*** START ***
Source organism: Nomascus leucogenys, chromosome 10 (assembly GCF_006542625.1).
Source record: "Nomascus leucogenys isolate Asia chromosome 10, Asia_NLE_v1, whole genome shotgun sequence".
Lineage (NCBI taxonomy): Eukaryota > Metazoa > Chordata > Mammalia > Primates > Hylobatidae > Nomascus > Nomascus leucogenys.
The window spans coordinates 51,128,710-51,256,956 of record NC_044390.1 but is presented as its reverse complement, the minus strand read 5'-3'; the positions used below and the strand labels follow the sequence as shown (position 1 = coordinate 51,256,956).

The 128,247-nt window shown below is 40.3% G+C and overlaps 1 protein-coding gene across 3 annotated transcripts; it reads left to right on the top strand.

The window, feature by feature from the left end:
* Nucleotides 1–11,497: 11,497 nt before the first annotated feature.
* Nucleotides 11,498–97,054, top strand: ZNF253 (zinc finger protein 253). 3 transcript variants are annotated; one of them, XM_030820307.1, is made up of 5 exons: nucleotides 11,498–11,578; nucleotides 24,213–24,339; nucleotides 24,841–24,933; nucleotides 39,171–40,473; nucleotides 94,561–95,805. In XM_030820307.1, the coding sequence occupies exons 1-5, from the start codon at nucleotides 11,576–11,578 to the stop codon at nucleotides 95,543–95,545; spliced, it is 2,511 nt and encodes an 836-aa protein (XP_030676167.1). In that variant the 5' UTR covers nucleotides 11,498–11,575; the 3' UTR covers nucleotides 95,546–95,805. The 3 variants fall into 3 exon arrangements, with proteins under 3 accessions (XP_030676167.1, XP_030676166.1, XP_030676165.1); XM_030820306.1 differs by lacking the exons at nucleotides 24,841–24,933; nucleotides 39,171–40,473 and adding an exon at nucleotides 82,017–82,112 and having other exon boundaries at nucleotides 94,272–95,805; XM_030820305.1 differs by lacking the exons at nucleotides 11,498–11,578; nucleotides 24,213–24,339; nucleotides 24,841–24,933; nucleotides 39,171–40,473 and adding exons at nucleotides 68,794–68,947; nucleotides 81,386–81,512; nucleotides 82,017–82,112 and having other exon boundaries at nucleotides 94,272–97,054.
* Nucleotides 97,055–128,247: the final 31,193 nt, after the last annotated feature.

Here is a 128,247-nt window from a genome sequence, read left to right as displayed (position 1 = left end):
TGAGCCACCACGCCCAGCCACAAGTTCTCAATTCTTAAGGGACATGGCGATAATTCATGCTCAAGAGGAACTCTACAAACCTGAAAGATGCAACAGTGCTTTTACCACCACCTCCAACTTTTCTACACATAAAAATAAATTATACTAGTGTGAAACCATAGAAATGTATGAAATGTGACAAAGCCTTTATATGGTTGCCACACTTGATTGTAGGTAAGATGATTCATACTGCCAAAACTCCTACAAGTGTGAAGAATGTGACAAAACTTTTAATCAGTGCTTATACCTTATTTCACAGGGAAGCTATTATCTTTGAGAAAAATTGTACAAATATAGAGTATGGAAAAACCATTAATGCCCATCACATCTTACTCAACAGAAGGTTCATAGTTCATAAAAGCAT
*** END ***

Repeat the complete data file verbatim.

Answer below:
Source organism: Nomascus leucogenys, chromosome 10 (assembly GCF_006542625.1).
Source record: "Nomascus leucogenys isolate Asia chromosome 10, Asia_NLE_v1, whole genome shotgun sequence".
Lineage (NCBI taxonomy): Eukaryota > Metazoa > Chordata > Mammalia > Primates > Hylobatidae > Nomascus > Nomascus leucogenys.
The window spans coordinates 51,128,710-51,256,956 of record NC_044390.1 but is presented as its reverse complement, the minus strand read 5'-3'; the positions used below and the strand labels follow the sequence as shown (position 1 = coordinate 51,256,956).

The 128,247-nt window shown below is 40.3% G+C and overlaps 1 protein-coding gene across 3 annotated transcripts; it reads left to right on the top strand.

The window, feature by feature from the left end:
* Nucleotides 1–11,497: 11,497 nt before the first annotated feature.
* Nucleotides 11,498–97,054, top strand: ZNF253 (zinc finger protein 253). 3 transcript variants are annotated; one of them, XM_030820307.1, is made up of 5 exons: nucleotides 11,498–11,578; nucleotides 24,213–24,339; nucleotides 24,841–24,933; nucleotides 39,171–40,473; nucleotides 94,561–95,805. In XM_030820307.1, the coding sequence occupies exons 1-5, from the start codon at nucleotides 11,576–11,578 to the stop codon at nucleotides 95,543–95,545; spliced, it is 2,511 nt and encodes an 836-aa protein (XP_030676167.1). In that variant the 5' UTR covers nucleotides 11,498–11,575; the 3' UTR covers nucleotides 95,546–95,805. The 3 variants fall into 3 exon arrangements, with proteins under 3 accessions (XP_030676167.1, XP_030676166.1, XP_030676165.1); XM_030820306.1 differs by lacking the exons at nucleotides 24,841–24,933; nucleotides 39,171–40,473 and adding an exon at nucleotides 82,017–82,112 and having other exon boundaries at nucleotides 94,272–95,805; XM_030820305.1 differs by lacking the exons at nucleotides 11,498–11,578; nucleotides 24,213–24,339; nucleotides 24,841–24,933; nucleotides 39,171–40,473 and adding exons at nucleotides 68,794–68,947; nucleotides 81,386–81,512; nucleotides 82,017–82,112 and having other exon boundaries at nucleotides 94,272–97,054.
* Nucleotides 97,055–128,247: the final 31,193 nt, after the last annotated feature.

Here is a 128,247-nt window from a genome sequence, read left to right as displayed (position 1 = left end):
TGAGCCACCACGCCCAGCCACAAGTTCTCAATTCTTAAGGGACATGGCGATAATTCATGCTCAAGAGGAACTCTACAAACCTGAAAGATGCAACAGTGCTTTTACCACCACCTCCAACTTTTCTACACATAAAAATAAATTATACTAGTGTGAAACCATAGAAATGTATGAAATGTGACAAAGCCTTTATATGGTTGCCACACTTGATTGTAGGTAAGATGATTCATACTGCCAAAACTCCTACAAGTGTGAAGAATGTGACAAAACTTTTAATCAGTGCTTATACCTTATTTCACAGGGAAGCTATTATCTTTGAGAAAAATTGTACAAATATAGAGTATGGAAAAACCATTAATGCCCATCACATCTTACTCAACAGAAGGTTCATAGTTCATAAAAGCAT